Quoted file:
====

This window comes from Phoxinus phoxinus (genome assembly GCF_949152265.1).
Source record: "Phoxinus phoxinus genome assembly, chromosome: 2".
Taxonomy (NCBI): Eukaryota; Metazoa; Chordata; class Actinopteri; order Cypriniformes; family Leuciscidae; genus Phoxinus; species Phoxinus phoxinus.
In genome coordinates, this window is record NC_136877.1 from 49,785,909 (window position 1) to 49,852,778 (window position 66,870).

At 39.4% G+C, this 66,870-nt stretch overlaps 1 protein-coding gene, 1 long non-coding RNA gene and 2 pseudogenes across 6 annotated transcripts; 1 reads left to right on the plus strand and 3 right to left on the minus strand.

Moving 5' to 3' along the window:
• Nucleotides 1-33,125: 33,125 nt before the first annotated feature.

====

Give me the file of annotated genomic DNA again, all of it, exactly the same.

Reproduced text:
This window comes from Phoxinus phoxinus (genome assembly GCF_949152265.1).
Source record: "Phoxinus phoxinus genome assembly, chromosome: 2".
Taxonomy (NCBI): Eukaryota; Metazoa; Chordata; class Actinopteri; order Cypriniformes; family Leuciscidae; genus Phoxinus; species Phoxinus phoxinus.
In genome coordinates, this window is record NC_136877.1 from 49,785,909 (window position 1) to 49,852,778 (window position 66,870).

At 39.4% G+C, this 66,870-nt stretch overlaps 1 protein-coding gene, 1 long non-coding RNA gene and 2 pseudogenes across 6 annotated transcripts; 1 reads left to right on the plus strand and 3 right to left on the minus strand.

Moving 5' to 3' along the window:
• Nucleotides 1-33,125: 33,125 nt before the first annotated feature.